So, I’m back at the pink chapel. It’s blazing hot outside and I’m grateful for the cool quiet of this space.
I am thinking about the man who told me about finding the Holy Spirit in this place. Or rather, the Holy Spirit finding him. His name is Sam. He came here one day and said a wonderful peaceful feeling came over him here. Better than any high he’d ever been on. I’m wondering if Sam is someplace cool this afternoon.
Sam doesn’t have a home. He does, however, have a bed, more like a cot, in a residence ministry. A ministry that works with those who are experiencing poverty and homelessness.
I’ve recently started doing some volunteer chaplaincy with this ministry. I lead a book/scripture study one night a week. It is similar to the one I host in my home. Only different. Because I go to their home…which is not really a home but a transitional space. It’s clean, cold, and temporary. Home or no home, we’re all seeking connection.
Recently I read them the parable of the Good Samaritan. You might remember it. Jesus told it in response to someone trying to justify his goodness and entitlement to heaven.
The story Jesus told goes something like this…a man was beaten and robbed and left to die on the street. A priest comes by and, in those days, a good religious person was not supposed to get anywhere near someone’s blood. So, like the good religious person he was, he crossed the street and walked away. Similar thing happened with the next religious person. And then, someone who was from the wrong religion, someone who was considered unclean just by being who he was, stopped and took care of the man. And, when I say take care I mean he really did all he could for this man. Took him to shelter, got medical care for him, and even paid for future care for him. After telling the story, Jesus asked the self righteous religious guy which one had loved his neighbor. It must have been difficult for the man to answer because Jesus was pointing a mirror to his heart. His stone cold heart. Jesus was clear, when it comes to showing God’s love there is no justification for exclusion. Or self-righteousness. Both tough mirrors to see.
After reading the story through twice I asked them if they had heard anything in this reading they hadn’t noticed before. I was interested in how people who are forced to live daily with their vulnerability exposed to the world would experience this story. One guy spoke up that he hadn’t realized the guy laying on the street had been beaten so badly. I wondered to myself if he has at some point recently suffered such a beating and thus found this connection to it.
I then asked if they identified with someone in the story and, if so, who. The same man who spoke before said he was the one who walked on by. He said he was raised to mind his own business and not get involved. And, from observing him I could tell he was trying to stay out of trouble in this place as well.
The man next to me, a weathered man with wild hair, few teeth, and a tired smell blurted out he was the robber, the one who beat and left the guy for dead. I was startled, and yet weirdly encouraged, by his honesty. He continued that until recently he would rob people to get money to feed his drug addiction. He said this was before “he saw the light”.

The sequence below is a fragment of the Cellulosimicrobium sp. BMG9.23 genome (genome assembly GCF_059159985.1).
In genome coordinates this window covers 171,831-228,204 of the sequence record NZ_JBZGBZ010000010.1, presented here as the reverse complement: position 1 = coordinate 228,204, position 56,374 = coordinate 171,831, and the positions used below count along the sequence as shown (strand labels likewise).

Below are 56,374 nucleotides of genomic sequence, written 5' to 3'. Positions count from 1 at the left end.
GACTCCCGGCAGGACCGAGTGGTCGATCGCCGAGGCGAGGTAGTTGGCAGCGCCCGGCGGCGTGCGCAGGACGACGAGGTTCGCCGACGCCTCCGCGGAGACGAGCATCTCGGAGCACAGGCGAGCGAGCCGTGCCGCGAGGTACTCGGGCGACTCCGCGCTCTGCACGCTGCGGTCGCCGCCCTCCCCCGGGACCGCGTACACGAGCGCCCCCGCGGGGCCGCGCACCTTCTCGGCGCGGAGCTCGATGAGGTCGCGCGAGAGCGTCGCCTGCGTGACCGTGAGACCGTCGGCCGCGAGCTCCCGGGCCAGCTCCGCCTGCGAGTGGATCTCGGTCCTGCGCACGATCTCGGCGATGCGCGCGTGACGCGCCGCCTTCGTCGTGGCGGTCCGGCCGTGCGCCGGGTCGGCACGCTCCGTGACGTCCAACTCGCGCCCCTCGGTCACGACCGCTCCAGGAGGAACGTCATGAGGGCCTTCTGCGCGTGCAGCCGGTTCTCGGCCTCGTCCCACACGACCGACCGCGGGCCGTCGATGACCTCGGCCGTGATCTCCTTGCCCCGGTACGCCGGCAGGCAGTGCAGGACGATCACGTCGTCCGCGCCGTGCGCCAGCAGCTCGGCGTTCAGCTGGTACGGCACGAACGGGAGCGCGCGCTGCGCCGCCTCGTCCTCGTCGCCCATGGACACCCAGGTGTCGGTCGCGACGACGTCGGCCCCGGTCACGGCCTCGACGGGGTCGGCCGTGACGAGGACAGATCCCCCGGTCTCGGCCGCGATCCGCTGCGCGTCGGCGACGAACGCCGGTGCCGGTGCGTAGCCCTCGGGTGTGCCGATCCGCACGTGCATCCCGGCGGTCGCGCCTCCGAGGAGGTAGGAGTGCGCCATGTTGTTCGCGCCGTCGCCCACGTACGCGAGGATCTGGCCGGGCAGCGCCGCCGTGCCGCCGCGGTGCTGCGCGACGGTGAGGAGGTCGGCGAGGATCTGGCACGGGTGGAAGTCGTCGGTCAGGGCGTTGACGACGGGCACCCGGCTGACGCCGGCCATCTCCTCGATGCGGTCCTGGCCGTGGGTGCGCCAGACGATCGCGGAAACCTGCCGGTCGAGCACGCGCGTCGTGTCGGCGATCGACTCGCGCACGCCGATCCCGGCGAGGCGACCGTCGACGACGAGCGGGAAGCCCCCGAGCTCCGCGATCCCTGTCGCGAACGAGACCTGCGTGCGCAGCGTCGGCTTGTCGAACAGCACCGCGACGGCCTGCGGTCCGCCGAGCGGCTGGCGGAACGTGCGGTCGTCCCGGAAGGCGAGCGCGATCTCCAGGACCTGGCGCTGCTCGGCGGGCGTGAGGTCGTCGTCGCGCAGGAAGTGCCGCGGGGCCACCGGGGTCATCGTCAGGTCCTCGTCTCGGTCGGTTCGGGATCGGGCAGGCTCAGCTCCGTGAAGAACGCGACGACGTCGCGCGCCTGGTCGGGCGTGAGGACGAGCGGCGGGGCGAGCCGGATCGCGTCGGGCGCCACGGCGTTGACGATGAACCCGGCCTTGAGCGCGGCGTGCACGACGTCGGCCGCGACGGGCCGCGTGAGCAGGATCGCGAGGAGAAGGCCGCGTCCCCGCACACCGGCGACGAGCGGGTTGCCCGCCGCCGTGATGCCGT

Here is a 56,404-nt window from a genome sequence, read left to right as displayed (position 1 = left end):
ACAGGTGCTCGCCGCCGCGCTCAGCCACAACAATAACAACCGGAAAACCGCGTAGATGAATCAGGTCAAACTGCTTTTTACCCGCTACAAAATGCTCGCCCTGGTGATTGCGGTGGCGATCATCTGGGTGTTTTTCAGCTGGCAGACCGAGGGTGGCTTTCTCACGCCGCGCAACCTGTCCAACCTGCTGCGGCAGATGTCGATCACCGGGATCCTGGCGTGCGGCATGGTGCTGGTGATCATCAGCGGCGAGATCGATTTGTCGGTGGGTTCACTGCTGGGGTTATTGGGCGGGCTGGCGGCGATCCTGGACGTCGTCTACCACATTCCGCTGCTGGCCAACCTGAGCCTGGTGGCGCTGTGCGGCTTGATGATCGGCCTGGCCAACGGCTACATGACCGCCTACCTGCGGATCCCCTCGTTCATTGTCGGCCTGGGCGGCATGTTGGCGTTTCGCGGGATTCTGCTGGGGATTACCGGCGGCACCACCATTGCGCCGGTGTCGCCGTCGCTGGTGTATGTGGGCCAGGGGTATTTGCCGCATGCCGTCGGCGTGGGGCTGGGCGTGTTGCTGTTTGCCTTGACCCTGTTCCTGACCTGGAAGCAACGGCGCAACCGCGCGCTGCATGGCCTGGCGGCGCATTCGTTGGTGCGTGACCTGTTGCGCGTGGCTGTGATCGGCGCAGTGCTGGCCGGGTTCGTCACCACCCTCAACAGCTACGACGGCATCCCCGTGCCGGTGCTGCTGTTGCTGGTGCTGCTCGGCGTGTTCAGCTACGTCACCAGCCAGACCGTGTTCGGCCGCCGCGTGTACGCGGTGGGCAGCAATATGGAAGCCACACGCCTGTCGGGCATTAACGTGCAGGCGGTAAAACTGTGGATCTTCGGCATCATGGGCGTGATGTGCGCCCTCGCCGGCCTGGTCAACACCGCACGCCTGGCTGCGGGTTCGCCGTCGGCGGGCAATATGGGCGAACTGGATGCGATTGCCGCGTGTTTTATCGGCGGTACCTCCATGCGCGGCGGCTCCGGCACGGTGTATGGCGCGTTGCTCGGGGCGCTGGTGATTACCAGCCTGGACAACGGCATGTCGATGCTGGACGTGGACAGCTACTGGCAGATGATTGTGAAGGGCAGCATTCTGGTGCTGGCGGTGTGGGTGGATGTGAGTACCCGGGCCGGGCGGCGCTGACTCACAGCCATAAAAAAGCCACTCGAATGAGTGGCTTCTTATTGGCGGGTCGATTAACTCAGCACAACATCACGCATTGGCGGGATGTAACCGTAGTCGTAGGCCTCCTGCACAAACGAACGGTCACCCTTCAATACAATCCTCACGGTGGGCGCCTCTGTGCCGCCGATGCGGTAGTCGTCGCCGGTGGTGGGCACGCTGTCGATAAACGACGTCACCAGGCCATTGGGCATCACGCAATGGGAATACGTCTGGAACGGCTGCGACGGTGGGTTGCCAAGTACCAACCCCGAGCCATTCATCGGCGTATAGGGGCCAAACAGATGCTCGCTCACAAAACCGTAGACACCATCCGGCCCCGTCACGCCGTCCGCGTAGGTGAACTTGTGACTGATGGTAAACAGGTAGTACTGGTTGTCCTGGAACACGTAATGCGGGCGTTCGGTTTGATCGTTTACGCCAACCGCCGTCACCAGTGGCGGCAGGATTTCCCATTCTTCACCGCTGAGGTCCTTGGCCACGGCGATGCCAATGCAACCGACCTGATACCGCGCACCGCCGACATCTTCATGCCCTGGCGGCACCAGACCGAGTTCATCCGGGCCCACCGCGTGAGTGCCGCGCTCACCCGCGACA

About this time another young man, someone you would look at and think what a nice young man, spoke up and said he had done the same and had taken money from people who loved him. That he had hurt those he should have trusted. I asked him if he has forgiven himself and he paused before saying he was working on it.
The discussion led into whether or not to give people money on the street when asked. I could not help but consider the irony of this conversation. Had any of them felt the need earlier this day to ask for money on the street?
The thing that struck me the most was, as they shared their differing opinions, some saying it’s always a con and you should never give out money and others saying you should just do the right thing and give whenever asked, this could have been any group of people of any economic status discussing this over a dinner table in any home. This was a conversation that transcended the present circumstances and this perhaps gets to the core of the struggle to be human.
Are we connected to each other or not? Does our survival depend on one another or not? Is it more loving to give when asked or to hold one accountable for their own survival? Should we decide who is deserving and who is not? What is empowering and what is enabling? So many questions race even now through my head. Lots of questions and absolutely no firm answers.
I looked across the table at Sam, the man who told me about the pink chapel. He told us he senses and depends on discernment from God when it comes to giving. His kind eyes seemed to pierce through all of the other comments and I really do believe he has a strong sense of connection with the Divine. So much history, pain, and hard won wisdom in that face. And, it also occurs to me that if I had seen him, or any other of these gentlemen, on the street I would not have noticed his eyes. Because I would not have looked him in the eye. I would have been afraid to. And, I would have missed something special.
I am not the good samaritan. I’m too selfish. Too scared. Too blind. I’m very thankful, though, to be able to journey with this group a bit. It’s unsettling, convicting, heartbreaking, and inspiring all at once. They are my mirror. We are the same. Created and sustained by the power of Love that holds us through anything. The Love that calls us Home. I’m learning what happens to them in some way happens to me.
I hope they all have a cool place to be and something that gives them purpose today.
Something to chew on…